3 The objectives of this project included: 1. Up-to-date literature review of basement flooding problems due to sewer surcharge, including any evidence of remedial or preventive mitigation measures. 2. Illustrated and/or photographed, technical documentation of sewer surcharge mitigation measures which have been successfully deployed in Canada, or elsewhere, and which are available to existing homeowners and builders. 3. Documentation of successfully deployed mitigation measures at the municipal infrastructure level. 4. Identification of technical and/or regulatory barriers associated with these mitigation measures. Findings Key findings of this research project indicate that many of the issues, identified as long as two decades ago, have yet to be effectively addressed. 1. Inadvertently, past practices for the design of Canadian municipal sanitary sewer and stormwater drainage systems often created an off-line storage network for surcharges called basements. 2. Most municipalities in Canada experience basement flooding problems due to municipal sewer surcharge, and the majority of causes for these flooding problems are systemic. 3. Basement flooding related insurance claims in Canada are estimated to be in the order of $140 million per year based on a multi-year average. This represents an average of approximately 30,000 to 40,000 incidents per year, with an average cost of damages per flooding incident between $3,000 and $5, Mounting evidence points to significant health risks linking basement flooding with the potential for the growth of molds that may be associated with allergic reactions, asthma episodes and other respiratory problems. Economic impacts related to health care and productivity have yet to be assessed. 5. Canadian municipalities have developed and implemented a number of successful approaches to protection of basements against flooding. Three major aspects of protection measures were identified: i) the individual dwelling; ii) the minor system (the neighbourhood or sub-division, as defined by its local drainage system); and iii) the major system (municipal or regional level). Integrating protection measures across all three levels is key to a successful basement flooding protection program. 6. There is still no central repository of basement flooding protection knowledge and precedents currently available to urban drainage system designers, and no established forum for the exchange of information was identified during this research project. 7. The trend in basement flooding prevention programs is very encouraging among the municipalities surveyed, and most municipalities in Canada have implemented, or are soon initiating, formal prevention programs that include various media for public education/information. 8. Advances in backflow prevention devices (backwater valves) and sump pump technologies offer homeowner s effective and reliable levels of protection against basement flooding, however codes and standards for their performance and installation are lagging. 9. Lack of applied research, inadequate technology transfer, gaps in codes and standards, and municipal accounting practices represent the primary barriers to progress in the mitigation of basement flooding problems. In summary, despite the lack of a coordinated program among Canadian municipalities and government bodies for basement flooding protection due to municipal sewer surcharge, significant improvements have been achieved by individual municipalities. Further progress hinges on: n additional funding for both infrastructure improvements and support of programs for exchanging knowledge; n coordinating research and development efforts; and n addressing gaps in codes and standards. Canada Mortgage and Housing Corporation 3
4 CLOSED POSITION Prevents surcharge from backing up into the building. OPEN POSITION Permits normal operation of building sewer connection. Downspout Splash pad 2. Public sector funding aimed at assembling and maintaining the basement flooding prevention and mitigation knowledge base, and institutionalizing a forum for the exchange of experiences and ideas could be established. The Federation of Canadian Municipalities could confer with other public sector stakeholders to obtain funding and coordinate a national basement flooding protection program. Back flow valve Sump pump Weeping tile connected to sump pump Cleanout Sewer connection A survey of Canadian municipalities found that for existing homes experiencing basement flooding due to sewer backup, an effective prevention strategy is to install a sump pump and a back flow valve. This type of installation must normally be approved by the municipality and it is recommended to have the work performed by a qualified plumber. Figure 2 Backflow valves and sump pumps are effective means of avoiding basement flooding. Possible Actions The following possible actions could be considered by all stakeholders concerned about basement flooding issues. 1. Federal, provincial, municipal and consumer stakeholders could pursue the development of criteria and requirements to be integrated within existing national codes and standards that address basement flooding protection measures. In particular, requirements for site and foundation drainage in the National Building Code of Canada (NBC), and sanitary and stormwater provisions in the National Plumbing Code of Canada (NPC) could be examined and amended as required, in order to reasonably ensure that buildings are free of health hazards. 3. To further the effectiveness of the basement flooding protection program outlined above, public sector funding for strategic research could be provided to develop and disseminate standards and best practices for the design (computer simulation, modeling, monitoring) of urban drainage systems and for the performance and proper installation of basement flood protection measures (backflow valves, sump pumps, etc.). 4. Research and development of innovative technologies for sustainable urban infrastructure could be encouraged. This initiative should include empirical studies, similar to those conducted in the U.S., to establish the effectiveness of landscape as infrastructure development techniques and low-impact development models on sanitary and stormwater management. Results from this research and development process should be made available in a format that is suitable to designers (parametric computer simulation) and regulatory authorities to eliminate technical and regulatory barriers to innovation. 5. Consumer protection against the risk of property damage and exposure to health hazards could be improved beyond present levels. Homebuyers and rental tenants need to reliably and conveniently determine the flooding history and level of basement flooding risk for any property in a timely fashion. A household needs to know if it is vulnerable to a different level of, say, protection for structural failure or electrical shock than for basement flooding and should know if their basement is in a flood-prone area. 4 Canada Mortgage and Housing Corporation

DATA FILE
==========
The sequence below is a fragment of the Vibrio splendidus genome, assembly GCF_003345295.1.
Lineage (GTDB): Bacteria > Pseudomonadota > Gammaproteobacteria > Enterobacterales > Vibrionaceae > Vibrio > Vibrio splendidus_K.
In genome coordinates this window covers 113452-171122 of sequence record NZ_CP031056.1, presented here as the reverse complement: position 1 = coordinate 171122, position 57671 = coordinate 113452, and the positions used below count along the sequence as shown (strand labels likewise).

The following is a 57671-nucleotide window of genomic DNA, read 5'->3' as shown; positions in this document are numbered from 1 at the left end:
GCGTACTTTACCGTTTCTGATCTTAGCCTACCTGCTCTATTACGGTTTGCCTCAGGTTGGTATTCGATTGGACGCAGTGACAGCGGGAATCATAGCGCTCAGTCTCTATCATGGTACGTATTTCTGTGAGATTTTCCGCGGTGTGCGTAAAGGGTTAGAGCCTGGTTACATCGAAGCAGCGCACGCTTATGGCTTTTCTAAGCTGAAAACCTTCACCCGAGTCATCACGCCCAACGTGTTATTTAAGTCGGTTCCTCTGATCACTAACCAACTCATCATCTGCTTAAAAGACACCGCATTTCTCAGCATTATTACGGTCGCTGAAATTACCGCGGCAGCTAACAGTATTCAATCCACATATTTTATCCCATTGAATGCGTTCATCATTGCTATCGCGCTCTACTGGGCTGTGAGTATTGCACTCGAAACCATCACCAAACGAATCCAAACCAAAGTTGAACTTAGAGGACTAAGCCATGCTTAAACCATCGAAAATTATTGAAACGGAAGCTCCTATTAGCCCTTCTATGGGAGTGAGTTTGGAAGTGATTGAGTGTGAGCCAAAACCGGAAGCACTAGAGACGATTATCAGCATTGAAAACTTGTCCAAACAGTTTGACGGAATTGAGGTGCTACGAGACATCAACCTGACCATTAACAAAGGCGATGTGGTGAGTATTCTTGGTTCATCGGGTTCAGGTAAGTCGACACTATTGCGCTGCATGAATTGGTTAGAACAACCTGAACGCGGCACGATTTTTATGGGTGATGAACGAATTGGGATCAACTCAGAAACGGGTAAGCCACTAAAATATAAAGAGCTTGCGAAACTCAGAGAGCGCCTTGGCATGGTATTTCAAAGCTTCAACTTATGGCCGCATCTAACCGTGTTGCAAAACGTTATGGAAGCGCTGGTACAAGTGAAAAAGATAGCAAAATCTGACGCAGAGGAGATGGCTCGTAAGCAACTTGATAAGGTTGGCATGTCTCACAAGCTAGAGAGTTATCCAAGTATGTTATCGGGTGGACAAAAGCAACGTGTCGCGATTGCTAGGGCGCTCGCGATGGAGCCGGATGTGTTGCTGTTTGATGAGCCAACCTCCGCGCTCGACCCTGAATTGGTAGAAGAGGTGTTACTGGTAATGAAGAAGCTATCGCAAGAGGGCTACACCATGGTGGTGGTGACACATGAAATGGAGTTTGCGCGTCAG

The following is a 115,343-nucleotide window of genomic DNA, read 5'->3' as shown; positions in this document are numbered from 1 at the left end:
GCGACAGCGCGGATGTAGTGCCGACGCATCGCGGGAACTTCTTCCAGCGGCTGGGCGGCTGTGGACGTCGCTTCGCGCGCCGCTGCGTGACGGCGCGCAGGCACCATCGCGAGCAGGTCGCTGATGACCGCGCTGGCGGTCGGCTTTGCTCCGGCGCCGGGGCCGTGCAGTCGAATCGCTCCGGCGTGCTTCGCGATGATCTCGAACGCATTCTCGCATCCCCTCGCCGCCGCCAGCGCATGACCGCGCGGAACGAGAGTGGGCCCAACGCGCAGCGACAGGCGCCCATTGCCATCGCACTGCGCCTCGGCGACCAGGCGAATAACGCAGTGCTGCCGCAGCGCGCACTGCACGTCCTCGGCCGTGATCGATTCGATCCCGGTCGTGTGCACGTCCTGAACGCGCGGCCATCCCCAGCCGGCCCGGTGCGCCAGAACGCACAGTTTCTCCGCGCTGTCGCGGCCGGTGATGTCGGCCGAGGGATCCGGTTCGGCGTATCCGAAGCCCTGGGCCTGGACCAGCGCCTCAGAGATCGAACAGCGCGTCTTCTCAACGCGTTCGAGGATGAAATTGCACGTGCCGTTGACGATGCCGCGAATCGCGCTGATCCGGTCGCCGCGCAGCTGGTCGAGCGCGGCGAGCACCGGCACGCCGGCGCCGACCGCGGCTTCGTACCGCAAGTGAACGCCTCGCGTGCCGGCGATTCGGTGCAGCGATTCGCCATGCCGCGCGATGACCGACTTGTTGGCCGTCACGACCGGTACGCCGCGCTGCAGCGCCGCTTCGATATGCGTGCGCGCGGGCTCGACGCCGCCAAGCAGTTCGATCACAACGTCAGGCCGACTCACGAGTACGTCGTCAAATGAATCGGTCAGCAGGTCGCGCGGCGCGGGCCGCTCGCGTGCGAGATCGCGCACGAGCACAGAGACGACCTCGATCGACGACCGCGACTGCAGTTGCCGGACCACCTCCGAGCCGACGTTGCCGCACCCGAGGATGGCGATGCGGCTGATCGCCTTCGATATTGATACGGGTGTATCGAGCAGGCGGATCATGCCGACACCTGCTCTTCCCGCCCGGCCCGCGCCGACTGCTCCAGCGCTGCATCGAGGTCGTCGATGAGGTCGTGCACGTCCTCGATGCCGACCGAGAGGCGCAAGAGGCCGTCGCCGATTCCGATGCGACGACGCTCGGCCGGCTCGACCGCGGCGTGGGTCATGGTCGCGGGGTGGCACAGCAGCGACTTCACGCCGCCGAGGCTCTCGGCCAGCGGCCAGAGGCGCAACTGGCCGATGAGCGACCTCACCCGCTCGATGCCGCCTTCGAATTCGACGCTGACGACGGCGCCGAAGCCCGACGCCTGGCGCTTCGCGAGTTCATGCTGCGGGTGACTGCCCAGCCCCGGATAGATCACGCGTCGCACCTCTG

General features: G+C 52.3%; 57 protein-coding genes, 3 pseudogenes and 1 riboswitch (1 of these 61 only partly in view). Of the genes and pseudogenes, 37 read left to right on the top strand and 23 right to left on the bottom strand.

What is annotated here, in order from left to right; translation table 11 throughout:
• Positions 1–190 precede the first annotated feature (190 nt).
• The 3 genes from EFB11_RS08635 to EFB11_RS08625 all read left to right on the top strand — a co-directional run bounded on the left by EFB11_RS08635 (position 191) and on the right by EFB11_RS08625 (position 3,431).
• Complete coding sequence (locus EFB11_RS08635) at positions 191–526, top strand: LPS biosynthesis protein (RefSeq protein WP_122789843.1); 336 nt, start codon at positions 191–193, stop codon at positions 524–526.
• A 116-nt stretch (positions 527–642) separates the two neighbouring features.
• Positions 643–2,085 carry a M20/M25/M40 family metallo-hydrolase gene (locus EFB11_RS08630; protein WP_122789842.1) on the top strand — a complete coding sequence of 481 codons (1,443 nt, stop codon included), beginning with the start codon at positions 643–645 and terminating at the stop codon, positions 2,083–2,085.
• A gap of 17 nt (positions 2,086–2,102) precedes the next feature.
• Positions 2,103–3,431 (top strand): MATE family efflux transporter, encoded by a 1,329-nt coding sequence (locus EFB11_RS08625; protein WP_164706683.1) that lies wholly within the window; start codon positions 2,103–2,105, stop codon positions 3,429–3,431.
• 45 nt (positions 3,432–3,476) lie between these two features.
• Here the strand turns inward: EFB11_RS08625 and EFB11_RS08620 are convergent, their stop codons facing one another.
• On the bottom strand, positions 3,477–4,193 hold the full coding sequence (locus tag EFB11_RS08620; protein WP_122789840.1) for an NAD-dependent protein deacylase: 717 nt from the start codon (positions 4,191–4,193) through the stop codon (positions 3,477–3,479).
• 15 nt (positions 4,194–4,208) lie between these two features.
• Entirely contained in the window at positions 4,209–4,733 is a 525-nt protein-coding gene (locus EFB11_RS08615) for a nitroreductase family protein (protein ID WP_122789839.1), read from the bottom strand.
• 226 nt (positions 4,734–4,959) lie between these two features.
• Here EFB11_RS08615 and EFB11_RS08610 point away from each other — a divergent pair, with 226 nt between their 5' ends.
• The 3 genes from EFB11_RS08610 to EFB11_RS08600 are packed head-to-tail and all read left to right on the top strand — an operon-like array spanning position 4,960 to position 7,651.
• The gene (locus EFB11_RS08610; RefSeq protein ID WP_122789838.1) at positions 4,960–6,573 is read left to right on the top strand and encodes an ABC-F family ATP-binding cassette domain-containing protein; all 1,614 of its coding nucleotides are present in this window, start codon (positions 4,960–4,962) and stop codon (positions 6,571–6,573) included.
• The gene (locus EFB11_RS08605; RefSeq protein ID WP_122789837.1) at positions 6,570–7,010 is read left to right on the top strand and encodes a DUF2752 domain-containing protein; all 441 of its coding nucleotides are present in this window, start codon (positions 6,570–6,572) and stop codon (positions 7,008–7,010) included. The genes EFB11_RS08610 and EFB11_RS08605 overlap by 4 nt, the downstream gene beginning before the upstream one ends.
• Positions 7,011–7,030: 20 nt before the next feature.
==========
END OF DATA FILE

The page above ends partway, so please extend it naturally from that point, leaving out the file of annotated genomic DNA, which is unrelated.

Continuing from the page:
5 6. Stakeholders, such as CMHC, Federation of Canadian Municipalities, Insurance Bureau of Canada, Consumers Council of Canada, etc., could establish a reliable means of reporting and monitoring the status of basement flooding events and mitigation measures across Canada, and support necessary improvements through appropriate research and development initiatives. Basement flooding apparently continues to be accepted by a Canadian public that is largely unaware of its potential health implications. Sufficient evidence exists to support all levels of government in reasonably responding to this problem, and developing effective programs aimed at the practical elimination of basement flooding within a threshold of probability that is congruent with those applied to other health and safety measures in housing and buildings. Canada Mortgage and Housing Corporation 5
6 CMHC Project Manager: Don Fugler Research Consultants: Ted Kesik and Kathryn Seymour, Faculty of Architecture, Landscape and Design, University of Toronto This study was funded (or partially funded) by Canada Mortgage and Housing Corporation (CMHC) under the terms of its External Research Program. However, the views expressed are the personal views of the author and do not necessarily reflect the views of CMHC. CMHC s financial contribution to this study does not constitute an endorsement of its contents. For more information on the ERP, please visit the CMHC website at or contact the Project Officer, Responsive Programs by at or by regular mail: Project Officer, Responsive Programs, External Research Program, Policy and Research Division, Canada Mortgage and Housing Corporation, 700 Montreal Road, Ottawa ON K1A 0P7. To find more Research Highlights plus a wide variety of information products, visit our website at or contact: Canada Mortgage and Housing Corporation 700 Montreal Road Ottawa, Ontario K1A 0P7 Phone: Fax: , Canada Mortgage and Housing Corporation Printed in Canada Produced by CMHC Revised: 2004, 2005, Although this information product reflects housing experts current knowledge, it is provided for general information purposes only. Any reliance or action taken based on the information, materials and techniques described are the responsibility of the user. Readers are advised to consult appropriate professional resources to determine what is safe and suitable in their particular case. Canada Mortgage and Housing Corporation assumes no responsibility for any consequence arising from use of the information, materials and techniques described.